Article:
Theater archives

High Style


No matter how luxurious your final destination, going by coach is stressful. Here are some items that will help ease the burden of those long flights.

Silky, ultra-glamorous, and practical eyeshades from FLIGHT 001 [96 Greenwich Avenue, 212-691-1001, $18] help block out that irritating person sitting beside you, even if he is your boyfriend. And tender feet swell at high altitudes; keep yours comfy with flexible suede MINNETONKA MOCCASINS [David Z., numerous locations around town, $39-$55], which take up almost no room in your carry-on. There are two classes of books to pack for a trip: the triple-decker classics that’ll last the whole trip (Middlemarch Vanity Fair), and those for reading on the plane between naps and snacks (short-story collections and trashy bestsellers). For either, thank heaven for HUDSON NEWS [at most airports]. Now it’s hour five of your flight—it’s dark outside and you’re feeling a little grungy. Now’s the time to break out your KIEHL’S ROSEWATER TONER [109 Third Avenue, 212-677-3171, samples free for a smile]. One splash will brighten your face—and your mood—in no time.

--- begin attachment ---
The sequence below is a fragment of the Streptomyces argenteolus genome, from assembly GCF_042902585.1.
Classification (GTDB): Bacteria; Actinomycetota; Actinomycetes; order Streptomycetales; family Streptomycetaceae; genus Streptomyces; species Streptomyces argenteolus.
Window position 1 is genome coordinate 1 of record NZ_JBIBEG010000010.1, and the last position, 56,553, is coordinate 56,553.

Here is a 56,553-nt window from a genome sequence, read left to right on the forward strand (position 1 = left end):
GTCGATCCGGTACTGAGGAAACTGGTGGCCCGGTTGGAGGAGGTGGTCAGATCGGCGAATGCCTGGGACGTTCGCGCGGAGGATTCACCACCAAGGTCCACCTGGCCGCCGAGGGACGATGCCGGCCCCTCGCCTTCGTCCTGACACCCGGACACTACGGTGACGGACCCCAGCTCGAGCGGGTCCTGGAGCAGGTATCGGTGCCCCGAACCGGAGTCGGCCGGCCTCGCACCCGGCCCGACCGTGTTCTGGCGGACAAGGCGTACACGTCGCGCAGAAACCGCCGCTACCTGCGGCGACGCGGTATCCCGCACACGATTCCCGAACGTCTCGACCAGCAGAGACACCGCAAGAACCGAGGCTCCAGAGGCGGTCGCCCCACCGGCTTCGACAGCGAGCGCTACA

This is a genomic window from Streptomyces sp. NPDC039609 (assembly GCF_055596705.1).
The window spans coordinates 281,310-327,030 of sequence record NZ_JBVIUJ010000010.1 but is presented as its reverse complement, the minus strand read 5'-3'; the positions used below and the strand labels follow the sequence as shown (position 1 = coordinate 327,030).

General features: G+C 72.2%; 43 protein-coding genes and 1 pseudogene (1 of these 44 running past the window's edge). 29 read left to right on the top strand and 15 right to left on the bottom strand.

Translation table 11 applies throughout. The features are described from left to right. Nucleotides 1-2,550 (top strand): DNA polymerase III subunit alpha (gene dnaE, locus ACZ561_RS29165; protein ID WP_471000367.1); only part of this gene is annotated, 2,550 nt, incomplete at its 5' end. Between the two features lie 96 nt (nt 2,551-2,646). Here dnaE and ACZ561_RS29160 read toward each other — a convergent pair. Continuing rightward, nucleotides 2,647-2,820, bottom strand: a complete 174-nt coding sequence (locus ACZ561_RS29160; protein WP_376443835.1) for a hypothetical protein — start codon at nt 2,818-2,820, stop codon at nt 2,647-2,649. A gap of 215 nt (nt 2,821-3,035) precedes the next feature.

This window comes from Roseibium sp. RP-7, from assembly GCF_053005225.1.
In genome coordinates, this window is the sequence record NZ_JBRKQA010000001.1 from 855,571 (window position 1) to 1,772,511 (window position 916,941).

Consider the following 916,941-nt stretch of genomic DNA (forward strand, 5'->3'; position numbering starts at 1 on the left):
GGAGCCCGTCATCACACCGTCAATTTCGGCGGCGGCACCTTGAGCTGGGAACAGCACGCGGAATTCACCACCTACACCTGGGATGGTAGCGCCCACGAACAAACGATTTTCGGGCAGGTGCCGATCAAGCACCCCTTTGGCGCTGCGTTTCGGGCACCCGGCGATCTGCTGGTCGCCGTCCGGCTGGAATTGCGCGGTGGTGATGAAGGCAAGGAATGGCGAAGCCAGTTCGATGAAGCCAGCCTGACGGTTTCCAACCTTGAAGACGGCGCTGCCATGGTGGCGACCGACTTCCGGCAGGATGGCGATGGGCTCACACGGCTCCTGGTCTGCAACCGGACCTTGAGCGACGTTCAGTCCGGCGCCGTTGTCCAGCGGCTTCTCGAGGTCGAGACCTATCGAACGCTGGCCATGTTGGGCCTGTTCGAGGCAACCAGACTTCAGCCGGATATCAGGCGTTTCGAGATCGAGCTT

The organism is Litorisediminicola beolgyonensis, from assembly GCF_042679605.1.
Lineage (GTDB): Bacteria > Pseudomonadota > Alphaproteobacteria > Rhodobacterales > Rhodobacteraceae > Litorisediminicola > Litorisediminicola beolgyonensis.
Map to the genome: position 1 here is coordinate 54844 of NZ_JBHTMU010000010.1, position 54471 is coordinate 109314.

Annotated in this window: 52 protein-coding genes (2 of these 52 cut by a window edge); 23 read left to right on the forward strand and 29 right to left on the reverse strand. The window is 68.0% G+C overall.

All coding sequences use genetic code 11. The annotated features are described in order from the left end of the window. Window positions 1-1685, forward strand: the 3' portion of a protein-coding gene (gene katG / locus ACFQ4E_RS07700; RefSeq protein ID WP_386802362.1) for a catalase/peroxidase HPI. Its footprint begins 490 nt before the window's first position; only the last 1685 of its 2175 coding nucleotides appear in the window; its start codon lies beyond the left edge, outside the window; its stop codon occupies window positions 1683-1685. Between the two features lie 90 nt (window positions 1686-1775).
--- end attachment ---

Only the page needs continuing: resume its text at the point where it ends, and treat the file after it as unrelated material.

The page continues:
Soon you’re off the plane, well rested and refreshed. You smart thing—you’re toting a paisley LESPORTSAC WEEKENDER [176 Spring Street, 212-625-2626, $78], and those guys with boring black suitcases are so jealous. But how the hell will you ever find your hotel with that tattered Expedia printout? KNOPF and MOON METRO CITY guides both feature discreet maps that won’t make you look like a lost tourist and listings of attractions you’ll actually want to visit. Pick these up at local bookstores like SHAKESPEARE & CO. [716 Broadway, 212-529-1330].

Take some time out from all that sightseeing to think of the miserable, cubicle-bound folks at home. Postcards are almost as nice as presents, and they’re easier to send if you bring your friends’ addresses with you. Leather-bound address books from SMYTHSON OF BOND STREET [4 West 57th Street, 212-265-4573, from $50] are so beautiful you’ll almost hate to write in them. Even if you forget to send those cards until you’re back at JFK, it’s the thought—not the postmark—that counts.